Queensland fruit fly update

News Update 21 September 2018

Baiting finishes but Quarantine Area still in place

No news is good news, with there being no further detections of Queensland fruit fly (Qfly) since May 2018.

However, it is critical that residents in Como and surrounding suburbs continue to comply with the Quarantine Area restrictions, which will remain in place until at least November 2018. Despite the cold weather, with not many flies around, Qfly is known to over-winter in fruit and trees such as citrus, loquats and apples.

In accordance with the Queensland fruit fly Code of Practice, which stipulates that baiting continues for three months from the date of the last detection, baiting of Como properties close to the detection points concluded on 18 August 2018.

However, the Quarantine Area timeframe has been extended to take into account the winter months when flies can be dormant. Maintaining the Quarantine Area boundaries provides additional assurance that we have contained this pest, and on the road to eradication.

The department is appreciative of the support shown to date, in particular residents who allowed access to their properties for regular baiting.

During the baiting program, 1182 properties (94 per cent) located within the 200m zone were contacted to seek access to their properties for weekly baiting and surveillance activities. More than 3500 baitings on 608 properties were carried out.

New rules for green waste left out for collection

City of South Perth residents are undergoing a green waste collection. In accordance with the Quarantine Area rules, residents must:

  • strip all fruit and vegetables from green waste
  • dispose of fruit and vegetables by eating, cooking, freezing (minimum 24 hours) or sealing in heavy-duty black plastic bags and placing in direct sunlight for three days
  • after applying one of these treatments, place bags in the rubbish, compost or feed to chooks
  • call 9368 3080 if you have any questions or require assistance with disposal.

Collected green waste is taken to the City of South Perth recycling centre. Even though the recycling centre is located within the Quarantine Area, the movement of potentially infested fruit could spread Qfly from one part of the Quarantine Area to another.

Keep up the awareness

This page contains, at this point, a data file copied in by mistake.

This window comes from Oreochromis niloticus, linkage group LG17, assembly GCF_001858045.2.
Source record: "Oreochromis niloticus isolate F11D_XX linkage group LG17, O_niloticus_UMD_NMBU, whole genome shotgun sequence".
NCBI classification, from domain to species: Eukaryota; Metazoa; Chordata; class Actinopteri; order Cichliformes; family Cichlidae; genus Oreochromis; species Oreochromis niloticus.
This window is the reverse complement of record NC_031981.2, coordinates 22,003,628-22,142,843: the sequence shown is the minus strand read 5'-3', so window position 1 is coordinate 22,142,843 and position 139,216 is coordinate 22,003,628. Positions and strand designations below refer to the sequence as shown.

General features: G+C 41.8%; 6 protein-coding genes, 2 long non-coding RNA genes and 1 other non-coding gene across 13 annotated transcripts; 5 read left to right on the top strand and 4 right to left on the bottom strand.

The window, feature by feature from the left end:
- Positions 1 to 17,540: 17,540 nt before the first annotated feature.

Community support and mainting awareness of fruit and vegetable movement and disposal restrictions is vital to a successful eradication program.

While ongoing compliance may be frustrating, and may seem unnecessary given no recent detections, it is imperative to stop any potential spread of Qfly to protect fruit production in WA.

Additionally, the department will maintain vigilance and be ready for immediate action should further flies be detected as the weather warms up. It is important that residents maintain awareness and regularly check their backyard fruit and vegetables for signs of infestation.

Qfly attacks a wide range of commercial and native trees, vine fruits, fruit and fruiting vegetables such as eggplant, tomato, capsicum and chili. Report any suspect signs or fruit fly maggots to the department immediately. Qfly is hard to distinguish from the already present Mediterranean fruit fly, so report any fruit flies seen.

Quarantine Area restrictions

  • No movement of home-grown fruit and vegetables to locations outside of the Quarantine Area.
  • Disposal of fallen, ripening or infested fruit every three days.
  • The same rules apply to fruit and vegetables grown in community gardens.
  • Do not give away, trade or sell excess citrus. The department is appealing to online sellers located within the Quarantine Area to remove their advertisements until further notice.

Suggestions for fruit fly management

Even when a Quarantine Area does not exist, residents growing fruit and vegetables should incorporate fruit fly management into their ordinary gardening practices.

Fruit fly control should be carried out all year round. Control options include:

  • Prune plants and trees to a manageable size.
  • If you do not collect the fruit you are better off striping the fruit as they start to form or remove the plants or trees completely.
  • Residents can install home-made or commercial fruit fly traps. Simple trap instructions and trap recipes are available from the department’s website.
  • Residents can bait trees with NaturalureTM, Nature’s way® or other similar baits.
  • You can also bag fruit or net trees with fruit fly netting or exclusion bags.

Reporting options

If you suspect you have seen Qfly, or have questions about the eradication program:

For more information on Qfly and the eradication program, visit DPIRD’s website.

Department of Primary Industries and Regional Development